Stocks may be expensive now, but they won’t be forever. Five energy efficiency plays to buy when they’re cheap again in efficient HVAC, desalination, thermal imaging, and lighting.
Tom Konrad, Ph.D., CFA
This article continues my Clean Energy Stocks Shopping List series. In the first, I looked at five clean transport stocks I’ll be looking to buy when the market falls. In the second, I took a step back, and outlined why it makes sense to wait for better prices than to buy these companies now. Here are five stocks I’ll be looking to buy in my all time favorite sector, Energy Efficiency. Future articles in this series will be found here.
Much has been written about how energy and water are increasingly becoming interlinked problems, with the production of energy (especially biofuels) and the pumping, sanitization, and desalination of water requiring increasing amounts of energy. One way to invest in this theme is by investing in wind stocks or solar photovoltaic stocks, since these technologies require little or no water to generate electricity.
Another way would be to invest in water rights or water suppliers, or a water ETF. I have long avoided this method, because I consider water to be far too politically sensitive. People have a deep distaste of companies making money from water, and this often leads to politicians expropriating water company assets or changing the rules so that owners of water rights don’t make "unreasonable" profits from them. With all this political risk surrounding water, the only way I feel comfortable investing is through an equipment supplier which can make a profit by selling equipment to utilities. Once the sale is made, the profit can be booked, and there is much less ongoing political risk than there would be by investing directly in such a utility.
Energy Recovery, Inc. is such a company. They sell systems which greatly reduce the energy used in desalination, making this both an energy efficiency play and a water play. Better, they are currently profitable, and have an extremely strong balance sheet and good cash flow. However, its valuation ratios are all quite high because of high expected growth. I’m waiting for the price to fall before I buy any more (I’m currently short a few August $5 puts.)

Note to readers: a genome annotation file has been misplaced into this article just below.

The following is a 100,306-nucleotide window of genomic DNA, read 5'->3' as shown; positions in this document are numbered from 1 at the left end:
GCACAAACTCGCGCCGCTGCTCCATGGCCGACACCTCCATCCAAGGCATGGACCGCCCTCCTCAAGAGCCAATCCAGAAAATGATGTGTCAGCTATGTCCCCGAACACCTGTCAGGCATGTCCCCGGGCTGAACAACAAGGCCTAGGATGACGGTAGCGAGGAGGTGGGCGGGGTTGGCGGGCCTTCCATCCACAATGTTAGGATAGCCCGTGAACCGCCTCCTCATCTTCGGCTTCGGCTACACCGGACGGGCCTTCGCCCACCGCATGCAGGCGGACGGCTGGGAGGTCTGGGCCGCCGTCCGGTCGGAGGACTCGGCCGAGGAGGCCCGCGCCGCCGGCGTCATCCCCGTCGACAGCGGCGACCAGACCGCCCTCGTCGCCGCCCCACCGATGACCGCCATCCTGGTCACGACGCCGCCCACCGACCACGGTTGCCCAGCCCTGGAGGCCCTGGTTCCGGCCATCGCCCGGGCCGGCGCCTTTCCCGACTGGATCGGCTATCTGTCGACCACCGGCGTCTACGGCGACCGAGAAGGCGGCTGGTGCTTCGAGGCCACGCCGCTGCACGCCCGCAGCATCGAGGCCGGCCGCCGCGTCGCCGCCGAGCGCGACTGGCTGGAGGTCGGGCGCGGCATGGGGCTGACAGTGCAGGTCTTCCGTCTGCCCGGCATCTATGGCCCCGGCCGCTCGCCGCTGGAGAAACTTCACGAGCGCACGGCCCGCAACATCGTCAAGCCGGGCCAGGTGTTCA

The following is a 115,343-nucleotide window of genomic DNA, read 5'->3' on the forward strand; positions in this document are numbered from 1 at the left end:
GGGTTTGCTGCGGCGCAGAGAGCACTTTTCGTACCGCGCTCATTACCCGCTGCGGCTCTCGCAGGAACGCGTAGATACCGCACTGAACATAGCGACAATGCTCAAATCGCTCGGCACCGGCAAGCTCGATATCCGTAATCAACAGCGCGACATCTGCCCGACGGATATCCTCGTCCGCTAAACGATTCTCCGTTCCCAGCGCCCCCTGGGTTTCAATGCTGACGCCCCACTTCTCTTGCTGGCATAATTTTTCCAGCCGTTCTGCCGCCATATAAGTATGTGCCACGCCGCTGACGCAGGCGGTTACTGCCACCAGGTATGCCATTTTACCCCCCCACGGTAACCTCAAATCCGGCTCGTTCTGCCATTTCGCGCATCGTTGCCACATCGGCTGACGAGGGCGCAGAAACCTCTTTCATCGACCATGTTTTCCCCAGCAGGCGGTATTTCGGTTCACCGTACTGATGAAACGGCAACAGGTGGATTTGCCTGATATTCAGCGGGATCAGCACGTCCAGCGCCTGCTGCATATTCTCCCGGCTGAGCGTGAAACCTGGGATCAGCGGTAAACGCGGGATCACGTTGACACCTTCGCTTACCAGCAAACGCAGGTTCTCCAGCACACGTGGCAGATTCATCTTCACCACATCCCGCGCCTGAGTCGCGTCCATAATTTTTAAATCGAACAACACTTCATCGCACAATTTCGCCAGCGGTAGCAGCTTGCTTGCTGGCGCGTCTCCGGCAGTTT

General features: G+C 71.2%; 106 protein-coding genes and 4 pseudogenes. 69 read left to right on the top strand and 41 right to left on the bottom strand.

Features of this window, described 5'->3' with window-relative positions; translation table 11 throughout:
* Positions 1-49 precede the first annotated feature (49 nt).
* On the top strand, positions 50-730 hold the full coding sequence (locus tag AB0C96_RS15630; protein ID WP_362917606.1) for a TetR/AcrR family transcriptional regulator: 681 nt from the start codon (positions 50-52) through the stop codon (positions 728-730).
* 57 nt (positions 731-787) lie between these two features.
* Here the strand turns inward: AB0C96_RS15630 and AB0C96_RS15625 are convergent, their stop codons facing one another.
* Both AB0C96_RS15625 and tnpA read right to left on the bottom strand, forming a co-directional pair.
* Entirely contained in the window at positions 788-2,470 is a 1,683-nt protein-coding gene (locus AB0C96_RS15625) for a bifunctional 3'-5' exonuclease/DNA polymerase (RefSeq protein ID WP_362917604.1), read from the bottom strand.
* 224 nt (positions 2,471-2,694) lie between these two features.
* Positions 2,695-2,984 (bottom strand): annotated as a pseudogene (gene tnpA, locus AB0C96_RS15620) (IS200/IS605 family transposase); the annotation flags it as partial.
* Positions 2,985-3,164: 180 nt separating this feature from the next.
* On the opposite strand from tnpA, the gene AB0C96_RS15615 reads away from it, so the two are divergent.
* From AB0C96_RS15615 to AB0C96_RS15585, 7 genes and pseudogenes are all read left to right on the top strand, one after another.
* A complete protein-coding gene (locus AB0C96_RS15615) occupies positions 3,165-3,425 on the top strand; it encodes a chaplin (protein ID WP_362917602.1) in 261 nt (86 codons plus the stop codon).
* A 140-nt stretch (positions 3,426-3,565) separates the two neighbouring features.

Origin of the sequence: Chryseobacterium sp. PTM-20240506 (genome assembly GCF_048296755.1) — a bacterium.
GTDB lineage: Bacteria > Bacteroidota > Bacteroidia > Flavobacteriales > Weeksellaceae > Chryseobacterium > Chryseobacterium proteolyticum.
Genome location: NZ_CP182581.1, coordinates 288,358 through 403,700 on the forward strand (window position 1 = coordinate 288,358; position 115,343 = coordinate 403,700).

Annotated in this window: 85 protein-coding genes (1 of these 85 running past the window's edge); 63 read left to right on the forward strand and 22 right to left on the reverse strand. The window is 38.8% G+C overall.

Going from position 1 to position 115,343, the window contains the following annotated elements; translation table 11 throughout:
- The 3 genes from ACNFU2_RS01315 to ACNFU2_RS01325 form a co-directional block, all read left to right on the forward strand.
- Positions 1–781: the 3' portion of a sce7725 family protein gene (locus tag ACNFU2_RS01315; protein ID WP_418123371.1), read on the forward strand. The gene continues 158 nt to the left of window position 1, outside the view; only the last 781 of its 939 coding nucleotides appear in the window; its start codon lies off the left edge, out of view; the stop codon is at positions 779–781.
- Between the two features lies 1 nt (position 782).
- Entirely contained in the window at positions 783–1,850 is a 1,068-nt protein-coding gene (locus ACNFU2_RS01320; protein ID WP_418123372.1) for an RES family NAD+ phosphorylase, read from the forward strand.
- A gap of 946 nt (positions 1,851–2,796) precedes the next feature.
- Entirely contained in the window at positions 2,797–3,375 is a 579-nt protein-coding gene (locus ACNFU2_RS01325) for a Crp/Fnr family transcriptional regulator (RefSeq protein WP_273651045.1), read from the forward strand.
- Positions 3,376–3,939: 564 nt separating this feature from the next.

I wrote about these two geothermal heat pump companies last December, and Waterfurnace is one of my Ten Clean Energy Stocks for 2009. Since I wrote those articles, Energy Secretary Chu toured a Waterfurnace plant, and announced $50 million in government support for geothermal heat pump use. Given all the attention, both stocks have risen sharply, and I’d be happy to increase my stakes if a market decline results in a buying opportunity.
I also recently covered Flir, which I expect to benefit from the growing number of energy auditors and energy audits which have been spurred by the stimulus package, and this stock, too, has advanced strongly. The business case remains strong, and if a market decline takes this high-growth, high P/E stock with it, I’ll be ready to buy more.
Cree is probably one of my longest standing favorite stocks. It is in both my Ten Clean Energy Stocks for 2008 as well as the 10 for 2009, and I was writing about investing in LED companies long before I started the annual lists. Because the stock price has gone up so quickly recently, I’ve sold most of my position. I went into some depth as to why I like the company in both articles, and I still like it and the LED industry in general, because it’s a rare energy efficiency play that’s a simple product, and hence does not encounter many of the barriers to energy efficiency. Reasonably high powered LED light bulbs are becoming more common in stores, as well as LED fixtures. I recently purchased an LED Lamp for reading, and an LED Grow Light. If a market decline provides the opportunity, I plan to rebuild my position in Cree.
DISCLOSURE: Tom Konrad and/or his clients own ERII, LXU, WFIFF, FLIR, and CREE.
DISCLAIMER: The information and trades provided here and in the comments are for informational purposes only and are not a solicitation to buy or sell any of these securities. Investing involves substantial risk and you should evaluate your own risk levels before you make any investment. Past results are not an indication of future performance. Please take the time to read the full disclaimer here.